#3The service sector grew at a slower pace during September. The headline index from the Non-Manufacturing Report on Business from the Institute for Supply Management shed 2.1 points during the month to a seasonally adjusted 56.9. This was the 68th straight month in which the measure was above a reading of 50.0, the threshold between an expanding and contracting service sector. Two index components fell during the month (business activity, new orders), 1 was unchanged (supplier deliveries) and 1 improved (employment). Thirteen of 18 tracked service sector industries improved during the month, led by education, construction, finance/insurance and health care/social assistance. The press release noted that survey “respondents continue to remain positive about current business conditions.”

#4Import prices fell for the 11th time in 13 months during September. The Bureau of Labor Statistics estimates import prices slipped 0.1% during the month and were 10.7% below prices of a year earlier. (Note that unlike the BLS reports on consumer and wholesale prices, this data series is not adjusted for typical seasonal variations.) The price of imported fuel grew for the 1st time in 3 months with a 1.4% gain (but nevertheless was 44.7% below year ago levels). Prices for imported natural gas blossomed 9.3% while those for imported petroleum increased 1.1%. Net of fuel, import prices contracted 0.3%, which was the 15th straight month the nonfuel metric did not increase and resulted in a 12-month comparable of -3.1%. Among the product categories pushing down nonfuel import prices were nonfuel industrial supplies, foods/feeds/beverages and capital goods.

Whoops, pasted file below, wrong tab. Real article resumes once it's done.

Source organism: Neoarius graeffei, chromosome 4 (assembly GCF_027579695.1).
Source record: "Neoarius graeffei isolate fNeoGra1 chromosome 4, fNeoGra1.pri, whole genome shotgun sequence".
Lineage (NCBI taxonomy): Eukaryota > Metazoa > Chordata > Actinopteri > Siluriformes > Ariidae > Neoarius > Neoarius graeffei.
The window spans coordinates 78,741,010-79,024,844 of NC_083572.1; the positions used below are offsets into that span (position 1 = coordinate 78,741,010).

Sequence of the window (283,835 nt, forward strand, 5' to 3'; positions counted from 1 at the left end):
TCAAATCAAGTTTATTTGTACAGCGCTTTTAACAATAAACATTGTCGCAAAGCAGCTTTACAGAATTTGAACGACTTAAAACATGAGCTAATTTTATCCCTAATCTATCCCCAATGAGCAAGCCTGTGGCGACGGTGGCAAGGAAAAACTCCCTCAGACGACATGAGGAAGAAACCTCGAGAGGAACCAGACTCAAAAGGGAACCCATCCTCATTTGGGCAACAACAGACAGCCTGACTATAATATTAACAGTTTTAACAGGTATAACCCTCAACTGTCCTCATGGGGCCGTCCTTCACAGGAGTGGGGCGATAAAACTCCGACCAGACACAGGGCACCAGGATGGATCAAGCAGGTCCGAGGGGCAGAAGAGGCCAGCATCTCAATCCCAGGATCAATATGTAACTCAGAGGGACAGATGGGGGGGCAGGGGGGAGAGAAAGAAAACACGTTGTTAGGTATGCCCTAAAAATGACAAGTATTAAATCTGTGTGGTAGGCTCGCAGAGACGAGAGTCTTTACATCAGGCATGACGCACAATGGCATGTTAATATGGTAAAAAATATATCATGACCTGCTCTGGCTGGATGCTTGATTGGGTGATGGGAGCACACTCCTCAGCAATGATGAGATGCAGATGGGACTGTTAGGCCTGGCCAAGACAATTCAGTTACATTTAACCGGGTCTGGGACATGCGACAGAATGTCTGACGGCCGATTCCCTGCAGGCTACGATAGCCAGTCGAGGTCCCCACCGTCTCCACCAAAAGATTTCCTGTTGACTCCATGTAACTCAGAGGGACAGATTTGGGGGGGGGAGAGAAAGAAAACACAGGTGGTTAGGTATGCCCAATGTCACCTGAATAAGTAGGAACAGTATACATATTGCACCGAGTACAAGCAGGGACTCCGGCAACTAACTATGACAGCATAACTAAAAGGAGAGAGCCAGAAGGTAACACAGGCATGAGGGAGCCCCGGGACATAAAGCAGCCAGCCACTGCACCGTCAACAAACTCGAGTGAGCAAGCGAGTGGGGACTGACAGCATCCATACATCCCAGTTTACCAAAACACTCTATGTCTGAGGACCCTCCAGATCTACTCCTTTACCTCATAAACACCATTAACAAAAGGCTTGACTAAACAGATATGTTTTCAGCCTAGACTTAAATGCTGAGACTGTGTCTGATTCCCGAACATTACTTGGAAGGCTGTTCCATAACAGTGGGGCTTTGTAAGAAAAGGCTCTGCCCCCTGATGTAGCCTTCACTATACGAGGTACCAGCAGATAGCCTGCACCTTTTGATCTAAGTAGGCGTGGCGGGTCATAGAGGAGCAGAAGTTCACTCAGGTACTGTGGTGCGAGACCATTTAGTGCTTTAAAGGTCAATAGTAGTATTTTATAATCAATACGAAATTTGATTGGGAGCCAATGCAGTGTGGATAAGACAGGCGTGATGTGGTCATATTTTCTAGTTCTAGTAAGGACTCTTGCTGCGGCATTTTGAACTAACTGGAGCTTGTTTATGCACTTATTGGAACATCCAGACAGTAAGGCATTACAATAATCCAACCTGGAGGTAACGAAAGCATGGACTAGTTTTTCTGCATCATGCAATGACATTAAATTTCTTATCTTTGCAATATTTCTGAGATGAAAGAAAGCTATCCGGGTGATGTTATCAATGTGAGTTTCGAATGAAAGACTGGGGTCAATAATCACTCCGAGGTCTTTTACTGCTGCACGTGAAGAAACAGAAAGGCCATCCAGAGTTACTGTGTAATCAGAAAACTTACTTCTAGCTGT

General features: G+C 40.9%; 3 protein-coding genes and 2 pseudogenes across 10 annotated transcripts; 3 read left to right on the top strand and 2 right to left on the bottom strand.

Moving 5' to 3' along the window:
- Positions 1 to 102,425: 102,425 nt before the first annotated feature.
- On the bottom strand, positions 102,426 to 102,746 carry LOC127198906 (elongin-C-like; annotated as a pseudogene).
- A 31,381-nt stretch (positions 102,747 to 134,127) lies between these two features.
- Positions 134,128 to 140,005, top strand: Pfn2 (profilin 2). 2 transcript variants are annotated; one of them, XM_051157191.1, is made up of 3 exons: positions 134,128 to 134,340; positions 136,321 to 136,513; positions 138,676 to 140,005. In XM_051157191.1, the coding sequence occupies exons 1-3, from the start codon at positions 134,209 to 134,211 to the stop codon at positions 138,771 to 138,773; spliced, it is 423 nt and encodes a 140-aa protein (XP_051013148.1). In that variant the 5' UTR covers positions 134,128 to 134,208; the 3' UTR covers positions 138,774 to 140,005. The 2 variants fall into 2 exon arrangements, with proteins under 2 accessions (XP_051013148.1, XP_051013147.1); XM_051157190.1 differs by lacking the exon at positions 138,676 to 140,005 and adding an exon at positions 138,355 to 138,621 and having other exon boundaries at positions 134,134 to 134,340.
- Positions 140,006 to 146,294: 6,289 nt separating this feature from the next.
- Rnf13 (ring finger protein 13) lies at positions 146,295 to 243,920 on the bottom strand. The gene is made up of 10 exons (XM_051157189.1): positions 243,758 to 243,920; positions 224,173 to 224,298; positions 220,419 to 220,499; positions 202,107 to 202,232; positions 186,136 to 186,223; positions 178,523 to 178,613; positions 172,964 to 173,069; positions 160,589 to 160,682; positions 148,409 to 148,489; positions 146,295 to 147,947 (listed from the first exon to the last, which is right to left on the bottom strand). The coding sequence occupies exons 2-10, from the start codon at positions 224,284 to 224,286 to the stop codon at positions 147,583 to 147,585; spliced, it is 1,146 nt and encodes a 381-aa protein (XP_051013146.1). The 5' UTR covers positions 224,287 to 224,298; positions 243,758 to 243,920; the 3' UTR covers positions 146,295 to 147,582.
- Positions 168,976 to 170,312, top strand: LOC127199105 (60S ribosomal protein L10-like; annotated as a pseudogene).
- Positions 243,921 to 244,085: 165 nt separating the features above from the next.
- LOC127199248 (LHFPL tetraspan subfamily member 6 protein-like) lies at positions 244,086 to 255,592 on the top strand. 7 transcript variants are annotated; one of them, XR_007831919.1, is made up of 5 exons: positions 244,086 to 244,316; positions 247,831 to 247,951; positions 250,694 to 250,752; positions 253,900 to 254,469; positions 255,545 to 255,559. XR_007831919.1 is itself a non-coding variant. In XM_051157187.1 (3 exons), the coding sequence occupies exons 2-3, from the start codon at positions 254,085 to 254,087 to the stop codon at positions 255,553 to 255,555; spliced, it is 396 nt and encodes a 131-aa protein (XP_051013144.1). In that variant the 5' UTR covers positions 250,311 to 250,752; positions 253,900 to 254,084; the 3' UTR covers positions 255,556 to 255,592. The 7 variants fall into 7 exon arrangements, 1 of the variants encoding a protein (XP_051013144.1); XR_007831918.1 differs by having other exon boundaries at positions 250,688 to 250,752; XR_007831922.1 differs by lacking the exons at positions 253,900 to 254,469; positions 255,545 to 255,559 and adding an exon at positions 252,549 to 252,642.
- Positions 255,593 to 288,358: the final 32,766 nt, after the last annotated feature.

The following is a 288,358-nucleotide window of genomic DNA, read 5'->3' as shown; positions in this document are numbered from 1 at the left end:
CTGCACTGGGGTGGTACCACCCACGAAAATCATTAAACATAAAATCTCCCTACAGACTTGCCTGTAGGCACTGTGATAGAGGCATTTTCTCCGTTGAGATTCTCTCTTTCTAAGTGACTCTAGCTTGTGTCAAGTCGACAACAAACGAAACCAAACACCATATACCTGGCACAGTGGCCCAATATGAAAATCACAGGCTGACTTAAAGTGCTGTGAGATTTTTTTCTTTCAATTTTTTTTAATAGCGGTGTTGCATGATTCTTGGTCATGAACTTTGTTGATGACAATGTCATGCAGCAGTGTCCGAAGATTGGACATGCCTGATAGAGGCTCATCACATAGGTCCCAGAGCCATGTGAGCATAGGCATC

Meanwhile, export prices declined 0.7% for the month and were 7.4% below that of a year earlier. Falling during the month were prices for exported agricultural goods, nonagricultural industrial supplies, consumer goods and automotive vehicles.

#5Consumer debt grew in August at its slowest pace since January. The Federal Reserve’s estimate of outstanding non-real estate backed consumer debt grew by $16.0 billion during the month to $3.470 trillion. This was up 6.8% from a year earlier. Slowing has been the growth rate of outstanding nonrevolving debt (e.g., college loans, car loans), with outstanding balances growing $12.0 billion to $2.551 trillion (+$12.0 for the month and +7.7% vs. August 2014 levels). The latter was the smallest 12-month comparable since March 2014. Meanwhile, consumers are slowly using their credit cards more. Revolving credit balances expanded by $4.0 billion to $918.5 billion (+4.2% vs. August 2014, its biggest 12-month comparable since August 2008).

Other data released over the past week that you might find of interest:
Wholesale Inventories  (August 2014, seasonally adjusted): $583.7 billion, +0.1% vs. July, +4.1% vs. August 2014.
Minutes from the September meeting of the Federal Open Market Committee

The opinions expressed here are not necessarily those of Kevin’s current and previous employers. No endorsements are implied.